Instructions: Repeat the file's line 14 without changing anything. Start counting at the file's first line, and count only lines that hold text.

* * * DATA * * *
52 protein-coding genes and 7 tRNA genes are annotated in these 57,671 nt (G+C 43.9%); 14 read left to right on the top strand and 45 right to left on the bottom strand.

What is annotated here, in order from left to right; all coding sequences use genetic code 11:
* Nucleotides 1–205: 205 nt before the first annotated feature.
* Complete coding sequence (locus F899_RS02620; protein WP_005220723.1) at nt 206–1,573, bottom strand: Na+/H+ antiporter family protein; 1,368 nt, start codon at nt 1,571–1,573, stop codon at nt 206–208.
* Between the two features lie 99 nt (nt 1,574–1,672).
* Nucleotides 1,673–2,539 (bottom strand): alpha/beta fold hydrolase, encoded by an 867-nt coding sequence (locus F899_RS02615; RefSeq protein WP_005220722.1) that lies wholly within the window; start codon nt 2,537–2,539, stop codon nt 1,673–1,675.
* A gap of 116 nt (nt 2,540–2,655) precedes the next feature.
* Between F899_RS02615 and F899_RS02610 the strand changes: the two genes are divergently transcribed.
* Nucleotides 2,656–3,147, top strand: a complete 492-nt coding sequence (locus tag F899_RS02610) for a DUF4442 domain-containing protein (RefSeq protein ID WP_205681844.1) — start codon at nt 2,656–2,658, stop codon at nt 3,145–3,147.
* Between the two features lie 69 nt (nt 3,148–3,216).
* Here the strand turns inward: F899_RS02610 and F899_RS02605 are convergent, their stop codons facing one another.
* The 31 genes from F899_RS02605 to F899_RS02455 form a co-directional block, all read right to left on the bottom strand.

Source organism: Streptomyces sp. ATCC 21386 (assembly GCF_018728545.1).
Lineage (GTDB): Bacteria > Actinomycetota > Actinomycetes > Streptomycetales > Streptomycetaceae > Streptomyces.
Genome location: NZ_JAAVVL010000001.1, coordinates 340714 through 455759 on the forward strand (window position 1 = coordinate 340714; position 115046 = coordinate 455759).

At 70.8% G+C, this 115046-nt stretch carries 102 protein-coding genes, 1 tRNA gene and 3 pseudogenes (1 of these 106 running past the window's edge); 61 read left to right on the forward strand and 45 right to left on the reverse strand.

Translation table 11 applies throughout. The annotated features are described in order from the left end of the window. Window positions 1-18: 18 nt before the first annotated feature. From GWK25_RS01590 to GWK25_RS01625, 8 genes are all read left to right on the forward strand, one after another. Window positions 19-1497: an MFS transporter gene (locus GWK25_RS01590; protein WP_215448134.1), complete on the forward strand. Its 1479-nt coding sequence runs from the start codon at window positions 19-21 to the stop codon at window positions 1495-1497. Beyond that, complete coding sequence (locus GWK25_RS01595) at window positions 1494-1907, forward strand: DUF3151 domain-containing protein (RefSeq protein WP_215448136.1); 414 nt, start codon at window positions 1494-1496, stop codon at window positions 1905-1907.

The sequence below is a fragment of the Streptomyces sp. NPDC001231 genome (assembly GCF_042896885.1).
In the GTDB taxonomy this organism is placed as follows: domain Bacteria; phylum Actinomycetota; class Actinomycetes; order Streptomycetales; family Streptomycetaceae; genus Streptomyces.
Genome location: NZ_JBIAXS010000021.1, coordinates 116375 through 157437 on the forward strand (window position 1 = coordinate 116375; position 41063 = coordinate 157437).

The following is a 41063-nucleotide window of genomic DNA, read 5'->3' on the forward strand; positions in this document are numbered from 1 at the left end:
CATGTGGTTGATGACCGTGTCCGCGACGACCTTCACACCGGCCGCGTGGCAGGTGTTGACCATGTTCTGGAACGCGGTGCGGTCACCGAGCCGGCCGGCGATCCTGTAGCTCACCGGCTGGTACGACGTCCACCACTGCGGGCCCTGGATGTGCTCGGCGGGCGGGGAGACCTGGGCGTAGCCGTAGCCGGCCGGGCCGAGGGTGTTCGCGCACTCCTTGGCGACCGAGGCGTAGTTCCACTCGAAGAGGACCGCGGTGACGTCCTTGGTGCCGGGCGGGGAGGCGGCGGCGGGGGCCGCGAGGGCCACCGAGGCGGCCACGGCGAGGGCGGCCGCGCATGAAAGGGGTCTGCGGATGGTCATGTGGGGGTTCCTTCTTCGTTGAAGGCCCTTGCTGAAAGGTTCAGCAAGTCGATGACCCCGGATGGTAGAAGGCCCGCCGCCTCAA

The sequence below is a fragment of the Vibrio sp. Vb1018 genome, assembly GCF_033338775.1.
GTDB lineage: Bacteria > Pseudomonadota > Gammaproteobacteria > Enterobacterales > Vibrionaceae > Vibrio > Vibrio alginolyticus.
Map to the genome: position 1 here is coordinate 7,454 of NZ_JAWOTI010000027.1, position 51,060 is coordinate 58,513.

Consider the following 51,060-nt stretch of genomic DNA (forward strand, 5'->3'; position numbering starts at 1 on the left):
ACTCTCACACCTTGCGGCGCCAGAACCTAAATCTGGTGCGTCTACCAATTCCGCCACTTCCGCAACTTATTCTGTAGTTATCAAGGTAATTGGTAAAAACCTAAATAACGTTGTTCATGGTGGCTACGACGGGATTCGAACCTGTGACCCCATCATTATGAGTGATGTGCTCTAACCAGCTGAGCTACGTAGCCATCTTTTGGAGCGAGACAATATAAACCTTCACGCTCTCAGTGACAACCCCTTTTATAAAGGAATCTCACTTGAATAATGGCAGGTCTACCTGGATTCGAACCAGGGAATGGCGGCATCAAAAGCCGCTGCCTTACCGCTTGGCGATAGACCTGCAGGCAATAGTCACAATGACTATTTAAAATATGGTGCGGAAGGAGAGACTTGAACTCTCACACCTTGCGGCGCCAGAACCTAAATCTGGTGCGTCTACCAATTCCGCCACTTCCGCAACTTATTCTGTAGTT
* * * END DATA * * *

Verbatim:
Lineage (GTDB): Bacteria > Actinomycetota > Actinomycetes > Streptomycetales > Streptomycetaceae > Streptomyces.